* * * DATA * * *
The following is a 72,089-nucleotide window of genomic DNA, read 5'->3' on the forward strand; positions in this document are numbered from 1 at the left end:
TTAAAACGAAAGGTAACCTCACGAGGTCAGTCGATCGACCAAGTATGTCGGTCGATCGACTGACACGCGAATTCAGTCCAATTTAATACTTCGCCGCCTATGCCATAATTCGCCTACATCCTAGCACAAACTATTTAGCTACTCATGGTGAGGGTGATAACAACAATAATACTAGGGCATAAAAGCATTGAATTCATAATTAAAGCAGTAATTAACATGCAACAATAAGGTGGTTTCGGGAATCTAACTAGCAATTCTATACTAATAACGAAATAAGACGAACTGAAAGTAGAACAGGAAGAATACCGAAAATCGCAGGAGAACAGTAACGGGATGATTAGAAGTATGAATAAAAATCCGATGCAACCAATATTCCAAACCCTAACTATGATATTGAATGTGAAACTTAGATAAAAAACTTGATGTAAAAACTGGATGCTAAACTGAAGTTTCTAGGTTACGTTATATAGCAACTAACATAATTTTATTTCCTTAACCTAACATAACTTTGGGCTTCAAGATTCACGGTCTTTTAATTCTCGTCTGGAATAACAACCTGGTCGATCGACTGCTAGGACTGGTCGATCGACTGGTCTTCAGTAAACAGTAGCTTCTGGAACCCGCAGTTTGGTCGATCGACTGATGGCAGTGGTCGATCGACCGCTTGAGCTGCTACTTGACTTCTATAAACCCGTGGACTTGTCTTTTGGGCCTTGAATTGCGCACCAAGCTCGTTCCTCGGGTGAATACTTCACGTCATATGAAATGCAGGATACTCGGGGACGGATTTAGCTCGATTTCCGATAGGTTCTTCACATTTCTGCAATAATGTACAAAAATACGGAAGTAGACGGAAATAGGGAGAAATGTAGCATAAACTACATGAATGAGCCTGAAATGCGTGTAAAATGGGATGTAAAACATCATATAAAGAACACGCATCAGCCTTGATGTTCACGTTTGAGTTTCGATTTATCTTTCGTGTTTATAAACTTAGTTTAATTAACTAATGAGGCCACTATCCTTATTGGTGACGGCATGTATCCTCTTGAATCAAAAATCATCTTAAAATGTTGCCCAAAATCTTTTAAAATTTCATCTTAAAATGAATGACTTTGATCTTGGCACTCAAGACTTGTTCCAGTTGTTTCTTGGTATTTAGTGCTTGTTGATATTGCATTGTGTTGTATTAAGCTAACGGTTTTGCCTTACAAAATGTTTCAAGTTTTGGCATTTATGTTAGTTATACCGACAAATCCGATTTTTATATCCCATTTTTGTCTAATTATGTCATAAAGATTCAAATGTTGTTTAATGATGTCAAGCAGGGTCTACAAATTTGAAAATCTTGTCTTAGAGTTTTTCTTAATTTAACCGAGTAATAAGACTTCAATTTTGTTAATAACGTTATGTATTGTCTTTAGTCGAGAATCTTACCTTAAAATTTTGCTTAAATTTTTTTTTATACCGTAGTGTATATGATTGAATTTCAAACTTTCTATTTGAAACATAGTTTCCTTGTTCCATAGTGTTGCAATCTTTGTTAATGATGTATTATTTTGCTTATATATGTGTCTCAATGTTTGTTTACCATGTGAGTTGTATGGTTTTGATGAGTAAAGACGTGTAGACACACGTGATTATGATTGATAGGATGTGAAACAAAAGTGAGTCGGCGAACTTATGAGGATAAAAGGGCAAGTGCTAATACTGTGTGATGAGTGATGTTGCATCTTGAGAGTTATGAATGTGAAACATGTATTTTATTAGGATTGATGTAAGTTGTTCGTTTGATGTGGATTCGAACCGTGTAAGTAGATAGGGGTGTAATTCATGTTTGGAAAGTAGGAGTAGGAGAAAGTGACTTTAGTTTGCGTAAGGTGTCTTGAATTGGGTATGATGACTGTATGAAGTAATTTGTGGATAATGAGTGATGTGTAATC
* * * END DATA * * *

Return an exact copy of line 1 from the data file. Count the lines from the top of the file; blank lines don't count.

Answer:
The following is a 72,089-nucleotide window of genomic DNA, read 5'->3' on the forward strand; positions in this document are numbered from 1 at the left end: